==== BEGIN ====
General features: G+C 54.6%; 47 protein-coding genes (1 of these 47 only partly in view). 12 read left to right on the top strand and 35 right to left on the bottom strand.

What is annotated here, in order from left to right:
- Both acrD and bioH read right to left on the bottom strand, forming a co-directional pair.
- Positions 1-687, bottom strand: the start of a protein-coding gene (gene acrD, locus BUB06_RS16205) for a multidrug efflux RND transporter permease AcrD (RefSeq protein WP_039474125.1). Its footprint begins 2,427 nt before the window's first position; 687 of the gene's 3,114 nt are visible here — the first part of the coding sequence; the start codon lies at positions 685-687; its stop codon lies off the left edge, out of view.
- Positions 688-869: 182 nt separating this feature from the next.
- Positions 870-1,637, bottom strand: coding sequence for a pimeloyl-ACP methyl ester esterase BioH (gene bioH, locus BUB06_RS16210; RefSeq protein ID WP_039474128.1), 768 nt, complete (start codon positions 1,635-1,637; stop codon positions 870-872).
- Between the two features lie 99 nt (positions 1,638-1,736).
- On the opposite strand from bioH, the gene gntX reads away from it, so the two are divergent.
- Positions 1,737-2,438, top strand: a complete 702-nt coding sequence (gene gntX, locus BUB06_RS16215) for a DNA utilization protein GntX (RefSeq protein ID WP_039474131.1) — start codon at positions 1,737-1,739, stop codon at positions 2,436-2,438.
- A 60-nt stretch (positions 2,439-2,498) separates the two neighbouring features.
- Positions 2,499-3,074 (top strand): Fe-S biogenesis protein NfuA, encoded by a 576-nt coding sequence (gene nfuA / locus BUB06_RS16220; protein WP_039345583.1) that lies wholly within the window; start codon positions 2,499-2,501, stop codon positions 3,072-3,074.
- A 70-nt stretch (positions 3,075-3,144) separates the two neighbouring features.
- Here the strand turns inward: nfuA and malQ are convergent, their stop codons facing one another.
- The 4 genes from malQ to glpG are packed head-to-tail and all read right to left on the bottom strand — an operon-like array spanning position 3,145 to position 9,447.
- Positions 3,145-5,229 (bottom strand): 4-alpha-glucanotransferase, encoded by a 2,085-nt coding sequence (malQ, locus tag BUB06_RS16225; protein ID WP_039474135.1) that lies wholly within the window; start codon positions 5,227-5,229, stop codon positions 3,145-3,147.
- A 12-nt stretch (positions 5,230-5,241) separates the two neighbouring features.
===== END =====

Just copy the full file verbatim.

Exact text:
General features: G+C 54.6%; 47 protein-coding genes (1 of these 47 only partly in view). 12 read left to right on the top strand and 35 right to left on the bottom strand.

What is annotated here, in order from left to right:
- Both acrD and bioH read right to left on the bottom strand, forming a co-directional pair.
- Positions 1-687, bottom strand: the start of a protein-coding gene (gene acrD, locus BUB06_RS16205) for a multidrug efflux RND transporter permease AcrD (RefSeq protein WP_039474125.1). Its footprint begins 2,427 nt before the window's first position; 687 of the gene's 3,114 nt are visible here — the first part of the coding sequence; the start codon lies at positions 685-687; its stop codon lies off the left edge, out of view.
- Positions 688-869: 182 nt separating this feature from the next.
- Positions 870-1,637, bottom strand: coding sequence for a pimeloyl-ACP methyl ester esterase BioH (gene bioH, locus BUB06_RS16210; RefSeq protein ID WP_039474128.1), 768 nt, complete (start codon positions 1,635-1,637; stop codon positions 870-872).
- Between the two features lie 99 nt (positions 1,638-1,736).
- On the opposite strand from bioH, the gene gntX reads away from it, so the two are divergent.
- Positions 1,737-2,438, top strand: a complete 702-nt coding sequence (gene gntX, locus BUB06_RS16215) for a DNA utilization protein GntX (RefSeq protein ID WP_039474131.1) — start codon at positions 1,737-1,739, stop codon at positions 2,436-2,438.
- A 60-nt stretch (positions 2,439-2,498) separates the two neighbouring features.
- Positions 2,499-3,074 (top strand): Fe-S biogenesis protein NfuA, encoded by a 576-nt coding sequence (gene nfuA / locus BUB06_RS16220; protein WP_039345583.1) that lies wholly within the window; start codon positions 2,499-2,501, stop codon positions 3,072-3,074.
- A 70-nt stretch (positions 3,075-3,144) separates the two neighbouring features.
- Here the strand turns inward: nfuA and malQ are convergent, their stop codons facing one another.
- The 4 genes from malQ to glpG are packed head-to-tail and all read right to left on the bottom strand — an operon-like array spanning position 3,145 to position 9,447.
- Positions 3,145-5,229 (bottom strand): 4-alpha-glucanotransferase, encoded by a 2,085-nt coding sequence (malQ, locus tag BUB06_RS16225; protein ID WP_039474135.1) that lies wholly within the window; start codon positions 5,227-5,229, stop codon positions 3,145-3,147.
- A 12-nt stretch (positions 5,230-5,241) separates the two neighbouring features.